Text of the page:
discusses Non-Disclosure Agreements and how the author has decided to react to it.
I think it is brilliant.
Also of interest are the other linked articles such as
My stance on NDAs is that i only sign specific ones that actually relate to confidential information. And i only do that to make newer clients feel more at ease. Frankly, i have turned down some projects before because of this.
Honestly, if the strength of your business idea relies on the assumption that people won’t find out about it. Then I don’t think you have much of an idea. Certainly not one to base a business on.
I often brought in , founder of , BookStop, and TravelFest as well as author of as a guest speaker. He says he talks to so many businesses and students that when someone asks him to sign an NDA he proceeds to ask them ‘Why?’ and immediately wonders about the viaObility of the concept.
This quote from the linked article shows that i am not the only one who thinks this way. And this quote comes from a serial entrepreneur!
One designer i was working with, after telling him that the project is funded by an angel investor, expressed interest in meeting the investor to tell him about all his “great ideas.” He pitched his greatest idea to me, and it was neither original nor did it have any revenue model(or even a future one). I do agree with the “1% inspiration and 99% perspiration” saying, and it is often the case that people who choose not to do the 99% part are the ones with the most “great ideas.”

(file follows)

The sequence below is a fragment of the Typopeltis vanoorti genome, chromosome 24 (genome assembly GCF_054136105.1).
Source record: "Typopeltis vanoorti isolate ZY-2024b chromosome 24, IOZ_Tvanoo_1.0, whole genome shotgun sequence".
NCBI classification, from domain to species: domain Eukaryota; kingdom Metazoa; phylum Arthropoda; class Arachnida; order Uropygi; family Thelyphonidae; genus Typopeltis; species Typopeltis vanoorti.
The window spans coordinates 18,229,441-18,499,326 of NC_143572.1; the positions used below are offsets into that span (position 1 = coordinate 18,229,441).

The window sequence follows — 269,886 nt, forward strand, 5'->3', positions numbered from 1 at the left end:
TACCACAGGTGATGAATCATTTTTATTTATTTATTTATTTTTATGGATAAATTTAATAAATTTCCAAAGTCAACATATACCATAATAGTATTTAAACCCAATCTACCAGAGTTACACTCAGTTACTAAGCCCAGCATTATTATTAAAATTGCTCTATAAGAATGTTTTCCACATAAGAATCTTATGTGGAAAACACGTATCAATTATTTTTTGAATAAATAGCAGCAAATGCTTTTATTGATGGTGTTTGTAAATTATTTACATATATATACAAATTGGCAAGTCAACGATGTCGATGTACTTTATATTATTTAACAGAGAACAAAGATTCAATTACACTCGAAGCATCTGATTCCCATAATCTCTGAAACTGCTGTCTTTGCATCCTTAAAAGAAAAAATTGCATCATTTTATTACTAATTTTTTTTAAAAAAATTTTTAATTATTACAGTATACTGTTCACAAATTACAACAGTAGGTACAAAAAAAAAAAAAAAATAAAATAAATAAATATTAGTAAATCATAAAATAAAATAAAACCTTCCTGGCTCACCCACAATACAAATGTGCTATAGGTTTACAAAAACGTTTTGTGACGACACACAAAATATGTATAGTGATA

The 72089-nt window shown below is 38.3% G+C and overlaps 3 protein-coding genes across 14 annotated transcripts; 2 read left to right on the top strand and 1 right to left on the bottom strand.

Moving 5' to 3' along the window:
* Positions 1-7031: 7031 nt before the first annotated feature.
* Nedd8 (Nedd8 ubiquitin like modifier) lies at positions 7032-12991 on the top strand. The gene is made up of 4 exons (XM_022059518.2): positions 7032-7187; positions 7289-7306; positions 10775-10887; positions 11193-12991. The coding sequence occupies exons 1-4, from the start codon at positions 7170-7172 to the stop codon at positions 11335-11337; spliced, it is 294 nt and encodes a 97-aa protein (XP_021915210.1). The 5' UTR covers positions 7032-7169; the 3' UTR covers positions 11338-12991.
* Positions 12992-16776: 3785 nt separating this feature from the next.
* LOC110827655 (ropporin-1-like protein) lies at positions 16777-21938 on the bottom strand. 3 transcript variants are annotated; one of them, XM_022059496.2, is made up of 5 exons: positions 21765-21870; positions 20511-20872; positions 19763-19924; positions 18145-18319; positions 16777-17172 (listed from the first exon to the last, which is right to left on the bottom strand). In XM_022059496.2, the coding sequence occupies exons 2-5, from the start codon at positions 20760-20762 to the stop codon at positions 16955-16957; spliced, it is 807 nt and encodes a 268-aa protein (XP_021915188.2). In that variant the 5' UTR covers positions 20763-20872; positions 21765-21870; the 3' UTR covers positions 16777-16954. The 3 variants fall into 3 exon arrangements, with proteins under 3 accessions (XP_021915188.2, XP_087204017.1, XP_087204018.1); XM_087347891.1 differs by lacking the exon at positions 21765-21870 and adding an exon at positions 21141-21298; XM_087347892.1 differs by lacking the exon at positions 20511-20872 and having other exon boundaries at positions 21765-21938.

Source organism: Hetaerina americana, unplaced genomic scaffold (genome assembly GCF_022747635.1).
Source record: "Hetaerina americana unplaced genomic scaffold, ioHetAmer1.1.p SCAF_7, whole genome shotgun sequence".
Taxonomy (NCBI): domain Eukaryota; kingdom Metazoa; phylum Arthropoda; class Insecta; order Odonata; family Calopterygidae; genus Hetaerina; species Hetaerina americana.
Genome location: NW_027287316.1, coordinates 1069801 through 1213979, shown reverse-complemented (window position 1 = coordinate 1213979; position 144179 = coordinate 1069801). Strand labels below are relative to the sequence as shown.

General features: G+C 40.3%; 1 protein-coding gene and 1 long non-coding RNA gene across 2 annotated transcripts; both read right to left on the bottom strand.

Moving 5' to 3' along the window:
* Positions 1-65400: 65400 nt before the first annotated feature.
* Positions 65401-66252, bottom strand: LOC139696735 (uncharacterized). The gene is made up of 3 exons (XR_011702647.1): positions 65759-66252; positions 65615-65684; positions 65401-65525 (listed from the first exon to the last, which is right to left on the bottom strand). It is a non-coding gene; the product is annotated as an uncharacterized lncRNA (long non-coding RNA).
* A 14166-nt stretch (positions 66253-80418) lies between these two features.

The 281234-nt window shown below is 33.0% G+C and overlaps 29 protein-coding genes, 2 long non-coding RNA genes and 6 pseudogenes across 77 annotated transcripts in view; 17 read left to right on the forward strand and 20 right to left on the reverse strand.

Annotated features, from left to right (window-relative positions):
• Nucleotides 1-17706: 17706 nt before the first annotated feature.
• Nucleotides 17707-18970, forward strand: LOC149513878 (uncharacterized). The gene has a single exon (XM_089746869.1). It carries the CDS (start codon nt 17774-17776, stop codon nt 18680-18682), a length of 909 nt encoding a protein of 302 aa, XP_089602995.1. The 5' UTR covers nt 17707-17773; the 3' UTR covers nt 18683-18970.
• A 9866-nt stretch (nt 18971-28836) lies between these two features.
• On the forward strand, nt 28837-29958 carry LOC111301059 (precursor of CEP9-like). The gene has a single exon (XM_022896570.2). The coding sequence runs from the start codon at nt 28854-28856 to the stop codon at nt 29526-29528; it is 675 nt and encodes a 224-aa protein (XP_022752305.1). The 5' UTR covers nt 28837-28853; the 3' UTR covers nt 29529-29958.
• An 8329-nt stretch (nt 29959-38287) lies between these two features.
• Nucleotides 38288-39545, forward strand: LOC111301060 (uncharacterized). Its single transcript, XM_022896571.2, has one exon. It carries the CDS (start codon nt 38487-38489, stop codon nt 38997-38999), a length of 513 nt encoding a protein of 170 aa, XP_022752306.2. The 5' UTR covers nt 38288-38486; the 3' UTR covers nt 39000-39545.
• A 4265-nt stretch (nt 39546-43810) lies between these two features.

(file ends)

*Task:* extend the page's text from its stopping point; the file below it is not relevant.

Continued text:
Now, i didn’t even talk about the legal aspects of an NDA. But even with those issues aside, NDAs are no protection whatsoever. They are just plain stupid(using Linus’s term). I won’t go as far as saying “ideas are worthless,” but i will say that an idea without a proper implementation plan is.
Recently, a new client decided against using an NDA after i expressed that i am uncomfortable with generic NDAs. Certainly, a smart decision. I am very fortunate to have such clients.